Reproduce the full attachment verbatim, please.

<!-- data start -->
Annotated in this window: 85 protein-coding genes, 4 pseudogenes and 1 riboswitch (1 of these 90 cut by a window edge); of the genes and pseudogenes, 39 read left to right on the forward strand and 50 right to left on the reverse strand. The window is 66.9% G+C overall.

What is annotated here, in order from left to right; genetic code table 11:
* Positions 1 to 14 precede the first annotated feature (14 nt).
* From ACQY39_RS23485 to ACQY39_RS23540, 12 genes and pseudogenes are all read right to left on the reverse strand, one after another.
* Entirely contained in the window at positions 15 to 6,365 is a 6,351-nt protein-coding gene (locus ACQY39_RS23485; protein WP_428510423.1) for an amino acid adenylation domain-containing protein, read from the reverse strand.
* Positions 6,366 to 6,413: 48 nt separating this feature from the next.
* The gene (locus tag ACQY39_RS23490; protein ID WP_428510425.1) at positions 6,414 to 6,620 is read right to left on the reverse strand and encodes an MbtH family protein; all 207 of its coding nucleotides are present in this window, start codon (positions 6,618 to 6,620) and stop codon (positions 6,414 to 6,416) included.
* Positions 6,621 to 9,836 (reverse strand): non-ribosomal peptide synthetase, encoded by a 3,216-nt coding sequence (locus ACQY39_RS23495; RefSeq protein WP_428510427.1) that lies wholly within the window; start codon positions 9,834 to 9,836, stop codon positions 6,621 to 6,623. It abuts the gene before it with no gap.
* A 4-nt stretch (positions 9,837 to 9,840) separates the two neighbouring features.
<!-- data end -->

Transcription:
Annotated in this window: 85 protein-coding genes, 4 pseudogenes and 1 riboswitch (1 of these 90 cut by a window edge); of the genes and pseudogenes, 39 read left to right on the forward strand and 50 right to left on the reverse strand. The window is 66.9% G+C overall.

What is annotated here, in order from left to right; genetic code table 11:
* Positions 1 to 14 precede the first annotated feature (14 nt).
* From ACQY39_RS23485 to ACQY39_RS23540, 12 genes and pseudogenes are all read right to left on the reverse strand, one after another.
* Entirely contained in the window at positions 15 to 6,365 is a 6,351-nt protein-coding gene (locus ACQY39_RS23485; protein WP_428510423.1) for an amino acid adenylation domain-containing protein, read from the reverse strand.
* Positions 6,366 to 6,413: 48 nt separating this feature from the next.
* The gene (locus tag ACQY39_RS23490; protein ID WP_428510425.1) at positions 6,414 to 6,620 is read right to left on the reverse strand and encodes an MbtH family protein; all 207 of its coding nucleotides are present in this window, start codon (positions 6,618 to 6,620) and stop codon (positions 6,414 to 6,416) included.
* Positions 6,621 to 9,836 (reverse strand): non-ribosomal peptide synthetase, encoded by a 3,216-nt coding sequence (locus ACQY39_RS23495; RefSeq protein WP_428510427.1) that lies wholly within the window; start codon positions 9,834 to 9,836, stop codon positions 6,621 to 6,623. It abuts the gene before it with no gap.
* A 4-nt stretch (positions 9,837 to 9,840) separates the two neighbouring features.